Format

Send to

Choose Destination
Appl Microbiol Biotechnol. 2017 Jul;101(13):5391-5403. doi: 10.1007/s00253-017-8282-9. Epub 2017 Apr 22.

Smokeless tobacco products harbor diverse bacterial microbiota that differ across products and brands.

Author information

1
Institute for Genome Sciences, University of Maryland School of Medicine, 801 West Baltimore St., Baltimore, MD, 21201, USA.
2
Maryland Institute for Applied Environmental Health, University of Maryland School of Public Health, 4200 Valley Drive, Bldg no. 255, Room 2234P, College Park, MD, 20742, USA.
3
Division of Laboratory Sciences, Centers for Disease Control and Prevention, 1600 Clifton Road, Atlanta, GA, 30329, USA.
4
Maryland Institute for Applied Environmental Health, University of Maryland School of Public Health, 4200 Valley Drive, Bldg no. 255, Room 2234P, College Park, MD, 20742, USA. ars@umd.edu.

Abstract

Smokeless tobacco products contain numerous chemical compounds, including known human carcinogens. Other smokeless tobacco constituents, including bacteria, may also contribute to adverse health effects among smokeless tobacco users. However, there is a lack of data regarding the microbial constituents of smokeless tobacco. Our goal was to characterize the bacterial microbiota of different smokeless tobacco products and evaluate differences across product types and brands. DNA was extracted from 15 brands of smokeless tobacco products (including dry snuff, moist snuff, snus, and Swedish snus) and 6 handmade products (e.g., toombak) using an enzymatic and mechanical lysis approach. Bacterial community profiling was performed using PCR amplification of the V1-V2 hypervariable region of the 16S rRNA gene, followed by 454 pyrosequencing of the resulting amplicons and sequence analysis using the QIIME package. Total viable counts were also determined to estimate the number of viable bacteria present in each product. Average total viable counts ranged from 0 to 9.35 × 107 CFU g-1. Analysis of the 16S rRNA gene sequences revealed high bacterial diversity across the majority of products tested: dry snuff products where characterized by the highest diversity indices compared to other products. The most dominant bacterial phyla across all products were Firmicutes, Proteobacteria, Actinobacteria, and Bacteroidetes. Significant differences in both bacterial community composition and in silico predicted gene content were observed between smokeless tobacco product types and between brands of specific smokeless tobacco products. These data are useful in order to comprehensively address potential health risks associated with the use of smokeless tobacco products.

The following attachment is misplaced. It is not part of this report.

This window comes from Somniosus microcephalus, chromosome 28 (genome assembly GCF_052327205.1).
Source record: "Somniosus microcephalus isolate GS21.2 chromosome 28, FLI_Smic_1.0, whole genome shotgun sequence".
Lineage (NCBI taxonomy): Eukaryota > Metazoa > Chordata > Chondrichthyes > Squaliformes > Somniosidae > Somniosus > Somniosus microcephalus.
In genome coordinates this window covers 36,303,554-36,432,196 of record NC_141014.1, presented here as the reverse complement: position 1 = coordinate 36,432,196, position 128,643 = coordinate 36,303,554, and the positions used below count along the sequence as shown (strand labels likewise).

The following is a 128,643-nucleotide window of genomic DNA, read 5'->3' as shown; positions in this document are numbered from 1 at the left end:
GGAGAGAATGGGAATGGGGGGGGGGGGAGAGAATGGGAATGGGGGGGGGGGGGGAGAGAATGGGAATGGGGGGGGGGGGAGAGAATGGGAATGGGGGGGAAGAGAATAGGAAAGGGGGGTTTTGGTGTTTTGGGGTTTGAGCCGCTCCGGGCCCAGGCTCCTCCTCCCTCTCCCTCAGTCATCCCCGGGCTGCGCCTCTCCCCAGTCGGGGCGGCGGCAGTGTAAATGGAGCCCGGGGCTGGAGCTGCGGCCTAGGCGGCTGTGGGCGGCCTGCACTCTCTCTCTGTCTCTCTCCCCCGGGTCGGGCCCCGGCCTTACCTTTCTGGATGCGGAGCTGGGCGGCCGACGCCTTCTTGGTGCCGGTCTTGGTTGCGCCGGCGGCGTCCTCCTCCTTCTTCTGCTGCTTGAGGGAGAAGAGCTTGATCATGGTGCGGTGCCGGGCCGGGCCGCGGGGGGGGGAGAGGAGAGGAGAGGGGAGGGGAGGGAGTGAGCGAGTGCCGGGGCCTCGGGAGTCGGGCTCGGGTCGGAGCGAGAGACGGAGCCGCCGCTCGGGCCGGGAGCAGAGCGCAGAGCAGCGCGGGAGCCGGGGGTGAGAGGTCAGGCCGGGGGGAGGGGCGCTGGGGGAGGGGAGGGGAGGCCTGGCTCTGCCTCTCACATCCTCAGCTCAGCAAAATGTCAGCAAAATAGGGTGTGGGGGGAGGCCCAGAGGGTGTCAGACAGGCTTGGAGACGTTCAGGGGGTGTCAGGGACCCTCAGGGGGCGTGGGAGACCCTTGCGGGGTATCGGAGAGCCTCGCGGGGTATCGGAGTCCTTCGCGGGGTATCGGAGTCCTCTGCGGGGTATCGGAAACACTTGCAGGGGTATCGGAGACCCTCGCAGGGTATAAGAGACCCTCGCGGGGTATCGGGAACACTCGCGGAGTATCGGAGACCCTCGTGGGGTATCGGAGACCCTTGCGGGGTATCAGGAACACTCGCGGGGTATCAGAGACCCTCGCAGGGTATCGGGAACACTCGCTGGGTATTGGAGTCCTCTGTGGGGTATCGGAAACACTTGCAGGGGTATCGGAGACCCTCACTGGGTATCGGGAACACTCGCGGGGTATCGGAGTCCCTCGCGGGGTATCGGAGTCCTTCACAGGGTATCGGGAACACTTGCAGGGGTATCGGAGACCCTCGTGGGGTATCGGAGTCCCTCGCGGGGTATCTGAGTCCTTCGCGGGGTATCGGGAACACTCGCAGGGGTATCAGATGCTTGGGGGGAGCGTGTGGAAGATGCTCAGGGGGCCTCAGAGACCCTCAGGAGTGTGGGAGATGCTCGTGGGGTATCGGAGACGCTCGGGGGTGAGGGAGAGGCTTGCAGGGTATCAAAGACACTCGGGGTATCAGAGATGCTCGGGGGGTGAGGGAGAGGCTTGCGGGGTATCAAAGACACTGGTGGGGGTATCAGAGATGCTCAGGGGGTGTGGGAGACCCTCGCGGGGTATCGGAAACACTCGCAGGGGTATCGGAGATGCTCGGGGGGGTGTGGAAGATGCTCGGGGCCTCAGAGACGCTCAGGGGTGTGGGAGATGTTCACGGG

KEYWORDS:

16S rRNA; Bacteria; Microbiota; Smokeless tobacco; Snuff; Snus

PMID:
28432442
PMCID:
PMC5520664
DOI:
10.1007/s00253-017-8282-9
[Indexed for MEDLINE]
Free PMC Article

Supplemental Content

Full text links

Icon for Springer Icon for PubMed Central
Loading ...
Support Center